Hoping this helps,

John
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Re: Track Layout Diagram for Millers Dale c1900

Unread postby Mike Sheardown » Wed May 21, 2014 4:43 pm

Pete and John,

Thank you both so much for your replies, I have found them extremely helpful!!!

I’ll re-do my diagram and re-number the levers in the light of John’s signalling diagram, and I’d value your feedback on this when I’ve done it as to whether you think it’s plausible.

I’d completely misinterpreted the distants as subsidiary arms on the bracket signal shown in this 1906 (or later) photo of Millers Dale just after the 4 tracking on the ‘Disused Stations’ website (just over half way down the page):

http://www.disused-stations.org.uk/m/millers_dale/index.shtml

Of course I now realise that distant signals carried a horizontal black line on their reverse side during this period, and had wrongly interpreted these as ‘calling on’ arms.

The question I’m now left with though, is how would signalman and crew (and/or guard) communicate with each other regarding the agreement and carrying out of shunting manoeuvres at the station in the absence of some of the ground signals? I’m particularly interested in how the signalman would know that a particular set of points had been cleared ready for a setting back manoeuvre so he could change the points (short whistle from loco?), and, how the crew / guard would know that the signalman was ready for them to set back through a set of points (observation by crew/guard that points had been thrown? Or, green flag/ ight from signalman?). Again, any advice on this would be much appreciated.

Many thanks again for your help

Mike
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Re: Track Layout Diagram for Millers Dale c1900

Unread postby Pete2320 » Wed May 21, 2014 5:10 pm

I did wonder about No3 signal. Neither Embsay nor Bolton Abbey had its equivalent. No24 was probably not an outer home as such (particularly c1900) but simply to comply with the requirement for a train stood at a station platform to be protected by fixed signals. This really goes back to pre block working but the Midland seems to have persisted with them later than most, indeed sometimes providing them at stations that were not blockposts in which case operated from ground frames on the relevant platform.
As regards the points between the Bay and Bay Siding, I would think a ground/hand lever most likely. I think had a ground frame, implicitly released from the SB, been provided the points would have formed a crossover.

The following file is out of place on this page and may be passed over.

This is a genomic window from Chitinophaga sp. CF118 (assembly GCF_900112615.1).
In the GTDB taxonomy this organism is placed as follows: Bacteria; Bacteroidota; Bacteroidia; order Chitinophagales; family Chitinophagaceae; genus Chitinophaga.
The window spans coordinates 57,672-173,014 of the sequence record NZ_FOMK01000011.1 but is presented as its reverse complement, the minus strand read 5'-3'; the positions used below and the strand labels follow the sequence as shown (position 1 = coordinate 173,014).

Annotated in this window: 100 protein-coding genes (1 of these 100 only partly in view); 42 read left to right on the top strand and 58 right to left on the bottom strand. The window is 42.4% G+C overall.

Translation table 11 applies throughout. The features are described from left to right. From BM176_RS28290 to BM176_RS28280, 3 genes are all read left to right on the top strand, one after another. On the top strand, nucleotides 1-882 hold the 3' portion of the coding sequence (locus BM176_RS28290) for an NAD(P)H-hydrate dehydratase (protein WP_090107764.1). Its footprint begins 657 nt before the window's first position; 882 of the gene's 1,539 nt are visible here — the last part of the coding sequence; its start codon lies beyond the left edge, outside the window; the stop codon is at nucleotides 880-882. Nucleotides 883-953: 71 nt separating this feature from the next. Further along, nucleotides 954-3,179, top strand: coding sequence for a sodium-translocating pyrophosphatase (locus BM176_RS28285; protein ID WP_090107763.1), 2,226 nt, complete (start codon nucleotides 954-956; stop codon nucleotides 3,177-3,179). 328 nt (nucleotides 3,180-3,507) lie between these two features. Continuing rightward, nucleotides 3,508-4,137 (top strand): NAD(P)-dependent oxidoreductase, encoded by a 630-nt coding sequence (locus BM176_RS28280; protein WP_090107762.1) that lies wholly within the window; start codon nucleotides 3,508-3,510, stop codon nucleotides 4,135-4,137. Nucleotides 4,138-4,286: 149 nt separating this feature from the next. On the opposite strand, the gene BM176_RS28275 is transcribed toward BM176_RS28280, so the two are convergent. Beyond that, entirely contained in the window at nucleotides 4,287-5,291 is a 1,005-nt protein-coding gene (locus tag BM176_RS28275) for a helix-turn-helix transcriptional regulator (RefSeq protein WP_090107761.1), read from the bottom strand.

A detail of Millers Dale that does surprise me is that the Midland Railway has not persued its' apparent love of "fancy" pointwork. In a layout of comparable complexity, Embsay managed two double slips, one single slip, one diamond and three tandem points against only three single points!

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Re: Track Layout Diagram for Millers Dale c1900

Unread postby John Hinson » Wed May 21, 2014 6:36 pm

Mike Sheardown wrote:The question I’m now left with though, is how would signalman and crew (and/or guard) communicate with each other regarding the agreement and carrying out of shunting manoeuvres at the station in the absence of some of the ground signals? I’m particularly interested in how the signalman would know that a particular set of points had been cleared ready for a setting back manoeuvre so he could change the points (short whistle from loco?), and, how the crew / guard would know that the signalman was ready for them to set back through a set of points (observation by crew/guard that points had been thrown? Or, green flag/ ight from signalman?). Again, any advice on this would be much appreciated.

The key Rules applicable are that:
  • No train can enter a yard without the authority of the shunter (or guard, if there is no shunter).
  • That authority is given by hand-signal
Already, I think you will be beginning to realise that signals reading into sidings are not quite as important as those for coming out, after all!

  • The signalman indicates that he has set the points by holding a hand above his head, or white light by night.
  • Drivers have a set of whistle codes to indicate such things as being clear of points
It is all (in 2000-speak) team work.

John
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Re: Track Layout Diagram for Millers Dale c1900

Unread postby Mike Hodgson » Wed May 21, 2014 8:30 pm

The engine whistle codes used by a company tended to be standardised as far as practicable; that makes life easier for drivers and signalmen to remember - given that they may have to work at a lot of different stations. Some codes were necessarily location specific. The codes are typically to be found in sectional appendices. In practice of course, the same people did the same job day in day out, so the movements required would generally be known anyway.